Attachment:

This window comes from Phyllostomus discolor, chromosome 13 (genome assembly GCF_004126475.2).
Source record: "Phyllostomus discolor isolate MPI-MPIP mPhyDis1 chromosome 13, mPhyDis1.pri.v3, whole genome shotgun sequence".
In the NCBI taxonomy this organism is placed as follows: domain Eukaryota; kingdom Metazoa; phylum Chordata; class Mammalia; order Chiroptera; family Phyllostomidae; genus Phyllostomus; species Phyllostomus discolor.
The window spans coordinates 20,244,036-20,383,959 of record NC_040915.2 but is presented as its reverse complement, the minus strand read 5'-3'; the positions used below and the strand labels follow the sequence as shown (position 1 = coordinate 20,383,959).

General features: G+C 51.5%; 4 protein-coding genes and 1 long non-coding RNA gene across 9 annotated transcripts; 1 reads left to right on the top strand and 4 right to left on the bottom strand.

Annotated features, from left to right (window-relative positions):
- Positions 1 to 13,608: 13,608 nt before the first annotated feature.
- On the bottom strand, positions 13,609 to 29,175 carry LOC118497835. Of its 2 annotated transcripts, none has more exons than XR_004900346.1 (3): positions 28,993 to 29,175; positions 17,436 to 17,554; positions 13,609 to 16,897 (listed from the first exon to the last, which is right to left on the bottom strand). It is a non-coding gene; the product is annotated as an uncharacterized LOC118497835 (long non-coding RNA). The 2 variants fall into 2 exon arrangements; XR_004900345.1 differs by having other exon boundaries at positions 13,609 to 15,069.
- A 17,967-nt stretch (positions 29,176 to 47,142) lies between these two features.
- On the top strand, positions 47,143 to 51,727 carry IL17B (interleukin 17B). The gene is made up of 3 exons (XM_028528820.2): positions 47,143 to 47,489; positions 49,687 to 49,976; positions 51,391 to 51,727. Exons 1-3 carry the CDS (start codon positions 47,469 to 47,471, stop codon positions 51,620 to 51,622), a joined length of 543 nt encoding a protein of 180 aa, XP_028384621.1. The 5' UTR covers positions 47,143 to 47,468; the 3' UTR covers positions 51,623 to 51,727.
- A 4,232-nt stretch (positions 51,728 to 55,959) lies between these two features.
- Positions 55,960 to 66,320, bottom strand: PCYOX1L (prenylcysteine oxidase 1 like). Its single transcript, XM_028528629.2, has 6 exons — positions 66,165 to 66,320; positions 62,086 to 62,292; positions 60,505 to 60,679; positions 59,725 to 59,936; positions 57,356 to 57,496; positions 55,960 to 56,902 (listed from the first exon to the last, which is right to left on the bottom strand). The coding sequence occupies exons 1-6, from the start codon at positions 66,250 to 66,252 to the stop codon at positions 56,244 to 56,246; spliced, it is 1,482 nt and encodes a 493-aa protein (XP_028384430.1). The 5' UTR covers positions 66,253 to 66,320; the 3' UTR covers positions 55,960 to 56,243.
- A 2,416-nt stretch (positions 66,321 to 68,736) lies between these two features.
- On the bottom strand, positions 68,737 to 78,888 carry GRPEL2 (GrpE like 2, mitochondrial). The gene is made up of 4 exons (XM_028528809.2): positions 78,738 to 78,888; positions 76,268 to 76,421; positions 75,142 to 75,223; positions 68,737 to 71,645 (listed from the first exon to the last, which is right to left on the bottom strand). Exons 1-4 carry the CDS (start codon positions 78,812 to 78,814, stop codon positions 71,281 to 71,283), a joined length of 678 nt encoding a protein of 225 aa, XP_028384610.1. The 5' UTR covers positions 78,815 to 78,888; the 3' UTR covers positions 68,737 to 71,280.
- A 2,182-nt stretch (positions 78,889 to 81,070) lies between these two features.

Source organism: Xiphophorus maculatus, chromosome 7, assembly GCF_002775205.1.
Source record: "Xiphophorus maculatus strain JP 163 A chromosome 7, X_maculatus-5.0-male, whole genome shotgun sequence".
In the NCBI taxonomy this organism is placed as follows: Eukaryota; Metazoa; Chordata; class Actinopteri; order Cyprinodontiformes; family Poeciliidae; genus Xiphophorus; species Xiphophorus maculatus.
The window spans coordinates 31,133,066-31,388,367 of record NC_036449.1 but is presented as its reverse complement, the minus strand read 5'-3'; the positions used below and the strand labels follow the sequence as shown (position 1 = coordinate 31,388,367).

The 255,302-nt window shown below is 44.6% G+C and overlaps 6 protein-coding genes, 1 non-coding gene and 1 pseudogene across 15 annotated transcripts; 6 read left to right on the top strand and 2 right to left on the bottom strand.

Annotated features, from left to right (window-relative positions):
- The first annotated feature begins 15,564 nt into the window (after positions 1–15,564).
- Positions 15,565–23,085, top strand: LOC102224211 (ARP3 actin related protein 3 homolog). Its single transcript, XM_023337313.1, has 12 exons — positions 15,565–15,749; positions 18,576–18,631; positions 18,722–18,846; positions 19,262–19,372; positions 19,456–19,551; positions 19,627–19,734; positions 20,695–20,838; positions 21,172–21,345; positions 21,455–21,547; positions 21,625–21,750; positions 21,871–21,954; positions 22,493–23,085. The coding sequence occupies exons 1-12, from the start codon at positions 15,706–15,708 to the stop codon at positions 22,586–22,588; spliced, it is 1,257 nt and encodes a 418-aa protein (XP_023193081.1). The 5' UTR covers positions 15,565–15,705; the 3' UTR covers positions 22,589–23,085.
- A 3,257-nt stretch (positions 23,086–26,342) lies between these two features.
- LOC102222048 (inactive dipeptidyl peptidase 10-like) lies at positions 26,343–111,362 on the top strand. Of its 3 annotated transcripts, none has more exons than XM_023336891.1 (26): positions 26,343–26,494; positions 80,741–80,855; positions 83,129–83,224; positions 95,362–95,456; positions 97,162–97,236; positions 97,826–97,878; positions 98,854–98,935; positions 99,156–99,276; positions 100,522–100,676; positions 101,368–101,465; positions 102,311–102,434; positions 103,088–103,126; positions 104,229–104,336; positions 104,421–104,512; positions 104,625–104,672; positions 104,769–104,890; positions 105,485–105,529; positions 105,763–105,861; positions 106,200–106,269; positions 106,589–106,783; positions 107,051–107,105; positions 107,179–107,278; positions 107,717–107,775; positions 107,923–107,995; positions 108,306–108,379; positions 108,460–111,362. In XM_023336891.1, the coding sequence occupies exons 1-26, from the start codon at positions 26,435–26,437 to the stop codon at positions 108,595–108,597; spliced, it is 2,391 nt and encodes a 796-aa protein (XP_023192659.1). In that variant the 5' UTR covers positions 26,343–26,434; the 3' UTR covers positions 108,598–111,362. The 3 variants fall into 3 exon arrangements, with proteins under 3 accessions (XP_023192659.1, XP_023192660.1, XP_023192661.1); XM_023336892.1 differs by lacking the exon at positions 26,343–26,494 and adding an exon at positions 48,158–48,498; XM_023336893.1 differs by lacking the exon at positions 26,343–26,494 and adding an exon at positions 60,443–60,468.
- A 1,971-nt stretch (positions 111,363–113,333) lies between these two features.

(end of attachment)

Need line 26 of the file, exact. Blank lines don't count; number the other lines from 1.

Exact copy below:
- A 1,971-nt stretch (positions 111,363–113,333) lies between these two features.